Another thing that irks her is when fellow actors keep their phones in their pockets even during the filming of scenes. “I get a bit irritated. I’ve seen people whipping out their phones, very distracted and not focused. It’s not fair to all your co-actors.”
While shooting last year’s hit drama My Star Bride, for which she’s nominated for a Best Supporting Actress Star Award this year, Koh shared that there was an agreement among the young cast that phones should be used only during breaks. “If you ask me what’s the secret to My Star Bride’s success, I’d say it’s the harmony on set,” she said.
Koh is also known for being a straight shooter, and in the past few months, has made the news for bringing up issues on social media, like calling out someone she witnessed being rude to hospital nurses, and sharing her honest heartbreak when her car got keyed.
“Social media has given me the advantage of being able to show who I really am. I think my opinions are very objective. I’m open to saying I might be wrong,” she said. But, “I really think thoroughly about what to say and not to say, and how to say it. I think there is a responsibility on us as public figures not to blatantly stir shit. If there’s something you don’t see eye to eye with, first ask yourself why. I really analyse things, like, ‘Why do I see this differently?’ Or, ‘Why do I get upset about this? Am I too biased about a certain opinion?’ And then you realise there are two sides to the coin. Never rule out what the possibilities might be. I hope to inspire younger people to know: You can be who you are. You can set boundaries. But, don’t say things to hurt other people.
“Sometimes, I get DMs about body image or confidence. I look back and think, ‘I, too, had that problem before.’ In entertainment, looking good for the screen and keeping yourself skinny is part and parcel of it – the perception of how women should look. We should be skinny; whatever needs to be big needs to be big; we should have great skin.”
That was something that came to the forefront during the pandemic “circuit breaker” period, when she found herself eating more because many F&B businesses sent her food, and she wanted to help them out with publicity by way of social media posts.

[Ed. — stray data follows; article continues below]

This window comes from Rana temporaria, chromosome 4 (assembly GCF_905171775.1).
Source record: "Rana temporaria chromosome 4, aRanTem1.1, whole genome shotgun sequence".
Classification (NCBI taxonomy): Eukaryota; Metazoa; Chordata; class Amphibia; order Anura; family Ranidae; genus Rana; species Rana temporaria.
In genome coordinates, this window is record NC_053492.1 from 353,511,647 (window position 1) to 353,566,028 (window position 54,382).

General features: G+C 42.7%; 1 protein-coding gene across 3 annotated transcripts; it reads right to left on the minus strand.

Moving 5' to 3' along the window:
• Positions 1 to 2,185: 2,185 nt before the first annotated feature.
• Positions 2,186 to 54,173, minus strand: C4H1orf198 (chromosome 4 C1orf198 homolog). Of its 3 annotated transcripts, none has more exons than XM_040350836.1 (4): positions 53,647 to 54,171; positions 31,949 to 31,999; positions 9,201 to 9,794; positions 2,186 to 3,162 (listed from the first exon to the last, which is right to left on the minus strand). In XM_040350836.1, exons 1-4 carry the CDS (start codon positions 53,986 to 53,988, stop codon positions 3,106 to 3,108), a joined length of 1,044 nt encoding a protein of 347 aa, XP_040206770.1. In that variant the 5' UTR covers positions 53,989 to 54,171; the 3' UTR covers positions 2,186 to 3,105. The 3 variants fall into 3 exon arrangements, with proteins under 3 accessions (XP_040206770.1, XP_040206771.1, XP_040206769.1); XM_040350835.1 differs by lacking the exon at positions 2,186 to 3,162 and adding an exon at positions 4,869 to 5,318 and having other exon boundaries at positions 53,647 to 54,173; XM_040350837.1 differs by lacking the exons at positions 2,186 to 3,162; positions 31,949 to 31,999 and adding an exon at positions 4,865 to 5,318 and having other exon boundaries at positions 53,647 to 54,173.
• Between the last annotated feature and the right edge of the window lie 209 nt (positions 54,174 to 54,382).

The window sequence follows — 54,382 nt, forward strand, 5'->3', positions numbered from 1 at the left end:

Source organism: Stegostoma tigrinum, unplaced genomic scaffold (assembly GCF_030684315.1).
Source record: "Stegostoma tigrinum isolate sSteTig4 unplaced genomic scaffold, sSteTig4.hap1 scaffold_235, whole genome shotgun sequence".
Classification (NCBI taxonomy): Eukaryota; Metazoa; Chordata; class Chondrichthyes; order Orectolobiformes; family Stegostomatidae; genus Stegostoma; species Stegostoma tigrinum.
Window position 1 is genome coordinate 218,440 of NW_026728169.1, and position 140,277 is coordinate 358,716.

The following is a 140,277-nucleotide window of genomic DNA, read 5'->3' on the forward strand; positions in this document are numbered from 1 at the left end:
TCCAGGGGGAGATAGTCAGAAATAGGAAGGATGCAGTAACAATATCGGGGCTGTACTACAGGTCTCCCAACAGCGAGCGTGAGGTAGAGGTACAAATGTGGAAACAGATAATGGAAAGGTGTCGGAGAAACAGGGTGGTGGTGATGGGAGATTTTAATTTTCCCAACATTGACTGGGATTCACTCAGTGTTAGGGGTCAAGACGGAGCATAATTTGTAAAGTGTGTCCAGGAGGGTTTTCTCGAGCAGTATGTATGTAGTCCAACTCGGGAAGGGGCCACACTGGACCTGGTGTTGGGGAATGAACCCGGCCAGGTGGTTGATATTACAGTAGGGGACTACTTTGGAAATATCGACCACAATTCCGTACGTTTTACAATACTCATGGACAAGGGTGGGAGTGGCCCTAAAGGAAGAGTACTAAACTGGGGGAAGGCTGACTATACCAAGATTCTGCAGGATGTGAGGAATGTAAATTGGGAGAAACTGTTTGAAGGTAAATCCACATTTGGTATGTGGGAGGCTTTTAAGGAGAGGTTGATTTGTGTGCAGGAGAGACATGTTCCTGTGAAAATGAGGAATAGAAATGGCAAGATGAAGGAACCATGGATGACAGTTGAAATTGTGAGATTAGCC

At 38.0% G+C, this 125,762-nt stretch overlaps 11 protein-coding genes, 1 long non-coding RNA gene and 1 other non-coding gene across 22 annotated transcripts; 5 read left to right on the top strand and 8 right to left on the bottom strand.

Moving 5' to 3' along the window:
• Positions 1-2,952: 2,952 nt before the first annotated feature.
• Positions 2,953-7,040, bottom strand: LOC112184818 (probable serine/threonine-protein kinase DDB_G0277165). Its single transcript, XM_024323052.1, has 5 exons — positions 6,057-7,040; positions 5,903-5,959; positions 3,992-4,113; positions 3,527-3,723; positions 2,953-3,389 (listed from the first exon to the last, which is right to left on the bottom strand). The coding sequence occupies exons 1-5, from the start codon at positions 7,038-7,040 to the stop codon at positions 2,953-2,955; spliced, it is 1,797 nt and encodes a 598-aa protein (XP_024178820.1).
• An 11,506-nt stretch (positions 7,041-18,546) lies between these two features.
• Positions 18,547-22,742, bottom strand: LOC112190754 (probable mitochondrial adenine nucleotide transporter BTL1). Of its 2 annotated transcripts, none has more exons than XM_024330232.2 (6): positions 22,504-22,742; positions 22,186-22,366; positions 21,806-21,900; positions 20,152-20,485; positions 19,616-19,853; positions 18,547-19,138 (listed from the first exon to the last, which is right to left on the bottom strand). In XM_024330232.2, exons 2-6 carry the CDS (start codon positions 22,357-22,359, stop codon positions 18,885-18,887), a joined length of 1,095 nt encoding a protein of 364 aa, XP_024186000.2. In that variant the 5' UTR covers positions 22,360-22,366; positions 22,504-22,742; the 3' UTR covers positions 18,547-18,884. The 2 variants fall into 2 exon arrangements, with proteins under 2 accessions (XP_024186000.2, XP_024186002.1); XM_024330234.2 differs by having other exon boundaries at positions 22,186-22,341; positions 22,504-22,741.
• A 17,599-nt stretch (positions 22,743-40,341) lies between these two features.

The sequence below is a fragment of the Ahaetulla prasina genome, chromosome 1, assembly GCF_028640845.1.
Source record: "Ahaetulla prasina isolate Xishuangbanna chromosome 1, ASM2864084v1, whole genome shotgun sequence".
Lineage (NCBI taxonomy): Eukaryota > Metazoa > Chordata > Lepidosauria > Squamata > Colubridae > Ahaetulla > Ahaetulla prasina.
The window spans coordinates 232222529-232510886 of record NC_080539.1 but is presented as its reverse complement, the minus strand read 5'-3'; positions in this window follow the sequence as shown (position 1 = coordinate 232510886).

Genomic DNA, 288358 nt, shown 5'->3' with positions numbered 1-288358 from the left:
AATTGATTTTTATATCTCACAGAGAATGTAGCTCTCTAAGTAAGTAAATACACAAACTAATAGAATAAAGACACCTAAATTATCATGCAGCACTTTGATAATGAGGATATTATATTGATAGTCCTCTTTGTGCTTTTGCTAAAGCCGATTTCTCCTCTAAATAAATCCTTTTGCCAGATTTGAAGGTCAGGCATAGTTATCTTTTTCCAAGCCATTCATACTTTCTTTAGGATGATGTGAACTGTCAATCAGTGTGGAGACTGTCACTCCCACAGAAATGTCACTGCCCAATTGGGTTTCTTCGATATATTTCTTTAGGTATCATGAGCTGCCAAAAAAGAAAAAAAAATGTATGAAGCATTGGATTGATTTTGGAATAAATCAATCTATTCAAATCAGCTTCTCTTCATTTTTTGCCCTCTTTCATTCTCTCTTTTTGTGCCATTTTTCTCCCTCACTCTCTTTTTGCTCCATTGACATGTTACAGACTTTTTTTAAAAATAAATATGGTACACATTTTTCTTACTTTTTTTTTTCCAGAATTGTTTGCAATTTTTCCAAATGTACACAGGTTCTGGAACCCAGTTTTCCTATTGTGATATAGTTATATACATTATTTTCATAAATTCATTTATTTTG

When she realised she’d gained about 8kg in just a few months, “I was like, ‘What the hell is going on with you, Cynthia? How can you put on so much weight?’” She laughed. “But, as I was losing that weight, I started to know my body better; to have communication with it.”
LOVE YOUR CURVES, LOVE YOURSELF
She succeeded in regaining her svelte figure, to the point of causing a stir by wearing a famously daring Michael Kors dress, held together by little metal hoops, to a red carpet event.
“I didn’t think much about it. Nothing was in my mind when I wore it. I wasn’t even thinking this dress would make headlines,” she recalled. “As much of a straight talker as I am, a lot of times, I don’t think too much. I don’t have a lot doubts. I think that’s one thing good about me – if I end up broken and bleeding, I accept it.”
What most people didn’t see was that when she sat down, one of the hoops on the dress got snagged. “The hoops were sewn together with fishing line. And one side popped,” she laughed. “So, for over two hours, I was standing up.”
With the Star Awards fast approaching, she and her stylist, Keith Png, have “just found” the right dress for her to wear. “I thought I wouldn’t be able to carry it,” she said, but when she tried it on, it was clear that it was the dress.
Although she’s not one to bother herself too much about other people’s opinions, she does feel the social stigma around how “when you hit a certain age, or if you’re married with kids, you’re not entitled to look gorgeous. I heard that even (some) brands would rather dress younger girls. It’s a society thing,” she said.
She recalls a period in her career when she was given “a lot of ‘auntie’ roles” to play. “I was still very young – in my late 30s,” she said. “I just got a bit fed up.”
Unfortunately, unkind comments and unrealistic expectations are part and parcel of being a public figure. “It’s so common for netizens to say, ‘Oh, she looks so old.’ But, everyone gets old. If that person is accepting her age and still looks good, celebrate! If they still want to feel great in a bikini at 50 or 60, we shouldn’t shame them.”
Will there be another 30 years to celebrate in Koh’s future? Perhaps, she said, if she keeps mentally and physically active. For now, “I want to do things I’ve never done. More short films; projects with external production houses. I read an article saying that for actresses in their 40s to 60s, that’s your bloom time. I can understand why.
“You’ve harnessed so much experience along the way. This is the time you can fit into any shoes you want.”